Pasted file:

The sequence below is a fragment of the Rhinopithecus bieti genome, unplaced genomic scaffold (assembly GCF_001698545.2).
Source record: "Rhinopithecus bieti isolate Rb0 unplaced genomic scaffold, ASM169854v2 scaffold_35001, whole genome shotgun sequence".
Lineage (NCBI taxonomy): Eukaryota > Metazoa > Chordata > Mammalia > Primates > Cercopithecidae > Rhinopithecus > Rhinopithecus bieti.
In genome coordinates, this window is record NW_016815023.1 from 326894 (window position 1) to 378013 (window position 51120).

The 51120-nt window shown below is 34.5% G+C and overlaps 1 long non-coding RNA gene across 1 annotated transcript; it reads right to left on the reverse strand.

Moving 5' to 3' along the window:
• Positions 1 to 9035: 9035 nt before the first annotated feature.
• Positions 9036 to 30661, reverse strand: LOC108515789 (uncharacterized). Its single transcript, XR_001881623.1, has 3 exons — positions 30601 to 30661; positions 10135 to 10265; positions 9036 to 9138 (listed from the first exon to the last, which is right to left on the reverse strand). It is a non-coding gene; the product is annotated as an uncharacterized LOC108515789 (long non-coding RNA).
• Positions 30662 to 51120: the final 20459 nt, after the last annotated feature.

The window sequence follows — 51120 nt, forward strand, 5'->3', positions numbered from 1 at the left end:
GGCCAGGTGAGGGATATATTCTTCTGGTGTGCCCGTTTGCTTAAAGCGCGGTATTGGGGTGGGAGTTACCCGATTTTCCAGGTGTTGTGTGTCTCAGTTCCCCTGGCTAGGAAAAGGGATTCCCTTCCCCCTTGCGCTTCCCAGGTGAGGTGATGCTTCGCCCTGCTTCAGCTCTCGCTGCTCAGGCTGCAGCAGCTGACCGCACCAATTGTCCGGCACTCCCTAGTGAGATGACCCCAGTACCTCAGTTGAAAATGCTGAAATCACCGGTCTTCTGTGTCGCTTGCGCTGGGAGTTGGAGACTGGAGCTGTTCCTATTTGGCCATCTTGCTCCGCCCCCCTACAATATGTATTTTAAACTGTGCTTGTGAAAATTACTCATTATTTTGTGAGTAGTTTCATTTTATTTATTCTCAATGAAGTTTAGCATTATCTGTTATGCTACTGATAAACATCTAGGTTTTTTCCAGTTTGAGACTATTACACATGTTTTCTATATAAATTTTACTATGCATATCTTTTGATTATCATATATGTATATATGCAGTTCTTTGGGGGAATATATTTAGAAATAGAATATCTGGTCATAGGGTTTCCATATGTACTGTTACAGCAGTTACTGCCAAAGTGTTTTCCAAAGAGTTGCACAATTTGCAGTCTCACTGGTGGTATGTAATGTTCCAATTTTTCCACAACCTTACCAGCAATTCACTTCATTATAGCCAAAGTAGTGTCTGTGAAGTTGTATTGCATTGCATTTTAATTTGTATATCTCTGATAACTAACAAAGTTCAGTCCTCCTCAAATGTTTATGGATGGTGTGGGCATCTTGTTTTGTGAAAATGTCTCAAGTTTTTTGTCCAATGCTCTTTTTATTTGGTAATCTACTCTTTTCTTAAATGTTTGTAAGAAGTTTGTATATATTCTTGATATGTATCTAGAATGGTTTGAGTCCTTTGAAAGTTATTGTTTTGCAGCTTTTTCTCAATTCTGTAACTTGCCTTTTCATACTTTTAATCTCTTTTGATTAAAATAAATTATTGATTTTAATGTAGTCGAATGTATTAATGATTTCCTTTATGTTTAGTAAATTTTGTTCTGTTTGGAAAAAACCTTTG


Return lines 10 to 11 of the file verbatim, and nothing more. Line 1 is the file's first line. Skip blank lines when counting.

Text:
The window sequence follows — 51120 nt, forward strand, 5'->3', positions numbered from 1 at the left end:
GGCCAGGTGAGGGATATATTCTTCTGGTGTGCCCGTTTGCTTAAAGCGCGGTATTGGGGTGGGAGTTACCCGATTTTCCAGGTGTTGTGTGTCTCAGTTCCCCTGGCTAGGAAAAGGGATTCCCTTCCCCCTTGCGCTTCCCAGGTGAGGTGATGCTTCGCCCTGCTTCAGCTCTCGCTGCTCAGGCTGCAGCAGCTGACCGCACCAATTGTCCGGCACTCCCTAGTGAGATGACCCCAGTACCTCAGTTGAAAATGCTGAAATCACCGGTCTTCTGTGTCGCTTGCGCTGGGAGTTGGAGACTGGAGCTGTTCCTATTTGGCCATCTTGCTCCGCCCCCCTACAATATGTATTTTAAACTGTGCTTGTGAAAATTACTCATTATTTTGTGAGTAGTTTCATTTTATTTATTCTCAATGAAGTTTAGCATTATCTGTTATGCTACTGATAAACATCTAGGTTTTTTCCAGTTTGAGACTATTACACATGTTTTCTATATAAATTTTACTATGCATATCTTTTGATTATCATATATGTATATATGCAGTTCTTTGGGGGAATATATTTAGAAATAGAATATCTGGTCATAGGGTTTCCATATGTACTGTTACAGCAGTTACTGCCAAAGTGTTTTCCAAAGAGTTGCACAATTTGCAGTCTCACTGGTGGTATGTAATGTTCCAATTTTTCCACAACCTTACCAGCAATTCACTTCATTATAGCCAAAGTAGTGTCTGTGAAGTTGTATTGCATTGCATTTTAATTTGTATATCTCTGATAACTAACAAAGTTCAGTCCTCCTCAAATGTTTATGGATGGTGTGGGCATCTTGTTTTGTGAAAATGTCTCAAGTTTTTTGTCCAATGCTCTTTTTATTTGGTAATCTACTCTTTTCTTAAATGTTTGTAAGAAGTTTGTATATATTCTTGATATGTATCTAGAATGGTTTGAGTCCTTTGAAAGTTATTGTTTTGCAGCTTTTTCTCAATTCTGTAACTTGCCTTTTCATACTTTTAATCTCTTTTGATTAAAATAAATTATTGATTTTAATGTAGTCGAATGTATTAATGATTTCCTTTATGTTTAGTAAATTTTGTTCTGTTTGGAAAAAACCTTTG